My educational background is a Masters in plant science. I was doing a Ph.D at McMaster University in cell cycle kinetics. I quit that to become a painter– a visual artist. So I was an artist from 1980-1985. I was curator from 1985-1995, then I became executive director of the Downtown Association. That’s where I became interested in urban development and urban planning. I went from there to working for Ridell Kurczaba Architects, managing their 3D animation studio. We did the West LRT station, East Village, Currie Barracks, Quarry Park. It was interesting, hanging around with young people. None of them were skateboarders though. I’ve never skateboarded myself. I do visit skateboard parks in any city I travel to.

You had a clear perspective on the Edgemont skatepark situation in 2015. What do you think motivated the NIMBY set in this case? Fear of property values dropping? Fear of the unknown?

I think it is fear of the unknown. If there are things they don’t understand– I’ve just made this connection with art– but when I was a curator people wouldn’t like artwork. I’d ask them why and it was often because they didn’t understand it. If you don’t understand something as an adult, you don’t like it. That’s probably the key in a lot of NIMBYism. They don’t understand the development. In some cases, they just don’t agree with it but in other cases they don’t understand why it’s being done.
In the case of skateboarding, I think a lot of people don’t understand the independence of it. We don’t want it to be formalized like hockey or soccer, or most other sports where you have a coach and the parents have control. It’s a true street culture activity. That probably scares people– they don’t understand that because that’s not the way most people think. It’s easy on the outside, thinking, “It doesn’t impact me,” but when it happens in their backyard, they get more vocal. There are a lot of people who are pro-development, pro-infill, and pro-density, until it arrives in their community. I think it’s just human nature, to always look for the negative.
It’s almost always the case with NIMBYs– a vocal minority who has time on their hands; mostly seniors. They’re probably concerned with property values, because if there happens to be a short term dip, they’re the ones most affected. But in the long term once it becomes part of the community, a skatepark is either neutral or increases the value of that area. Especially if the area is going to be family friendly. But a place like Edgemont went from being family friendly, to being mostly seniors.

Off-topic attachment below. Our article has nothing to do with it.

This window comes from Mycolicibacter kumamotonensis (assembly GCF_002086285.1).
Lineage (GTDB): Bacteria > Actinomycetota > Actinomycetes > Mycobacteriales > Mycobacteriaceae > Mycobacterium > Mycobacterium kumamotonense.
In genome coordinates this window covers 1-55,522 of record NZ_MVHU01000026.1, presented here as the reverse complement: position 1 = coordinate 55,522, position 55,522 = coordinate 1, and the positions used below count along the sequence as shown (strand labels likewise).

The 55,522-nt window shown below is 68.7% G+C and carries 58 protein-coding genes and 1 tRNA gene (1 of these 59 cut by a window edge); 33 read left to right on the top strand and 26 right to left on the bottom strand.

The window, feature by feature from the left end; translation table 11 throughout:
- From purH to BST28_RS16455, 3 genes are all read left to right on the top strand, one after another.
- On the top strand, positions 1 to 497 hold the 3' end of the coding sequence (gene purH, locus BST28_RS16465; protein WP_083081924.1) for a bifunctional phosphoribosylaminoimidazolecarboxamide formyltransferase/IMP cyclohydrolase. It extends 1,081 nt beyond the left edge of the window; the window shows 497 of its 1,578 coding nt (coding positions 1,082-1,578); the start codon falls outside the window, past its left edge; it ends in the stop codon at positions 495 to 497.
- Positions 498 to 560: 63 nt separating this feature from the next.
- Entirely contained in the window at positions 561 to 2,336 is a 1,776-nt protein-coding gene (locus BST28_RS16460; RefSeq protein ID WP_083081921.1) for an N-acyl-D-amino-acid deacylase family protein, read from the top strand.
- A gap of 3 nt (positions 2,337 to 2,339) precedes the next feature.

Edgemont Park

It’s ironic that Edgemont residents were worried about property values dropping– we now regularly see real estate listings mentioning their proximity to skateparks. Do you think amenities like skateparks are beneficial to communities?

I think it just depends. It’s like any amenity. If you’re going to use it, it’s an amenity. If you’re not going to use it, it’s neutral. Like a coffee shop, for example. If it’s going to increase parking issues, one person might  say, “Now I can’t park in front of my house,” but another will say “it’s an amenity”.
We live in a culture that’s very diverse– that’s what we say about politicians. There’s either too much for some and not enough for others– there’s no in between. There probably is a small sliver in the middle, but it’s a very broad circle where you hit the sweet spot for very few people.

“Calgary: City Of Parks & Pathways” mentions many amenities that make Calgary unique (and sweet): we have the most extensive urban pathway system in North America, largest elevated walkway system (+15), and two of the largest city parks in the world (Fish Creek and Nose Hill), to name a few. We also have Millennium Park, which is one of the largest skateparks in the world. Do you think Millennium is “safe”? There is a lot of development planned around Millennium so we’re wondering if Millennium will be taken out to free up the prime real estate on which it sits. This question is especially top of mind with the skatepark network plan that sees skateparks being developed in suburban areas.

There are two sides to Millennium Park. If the West Village gets developed, they’re going to want to develop the green space in the park. The City doesn’t have a track record of selling park space, so they would have to determine if there was a bigger, better use for the space. I would think that, as more people move into the area, there would be more reason to use the skatepark. I could see a playground going there too but I can see the skatepark as an attraction. The beach volleyball courts too. I don’t know for sure but I would think that the entire park becomes part of the West Village.
If I were in your shoes, I would start to look at what could be done to revitalize Millennium Park. I would certainly look at a signature event for it. Any major space has a significant event: Prince’s Island has the Folk Festival, Fort Calgary has music concerts. Millennium Park has the Blues Festival and a few others, but I do think that a skateboard festival of some sort coming together there would help to cement its sense of place. 2019 would be its 20th anniversary so you might want to think about how you could celebrate that.
Good public spaces have somebody that gives them ownership.


Millennium Park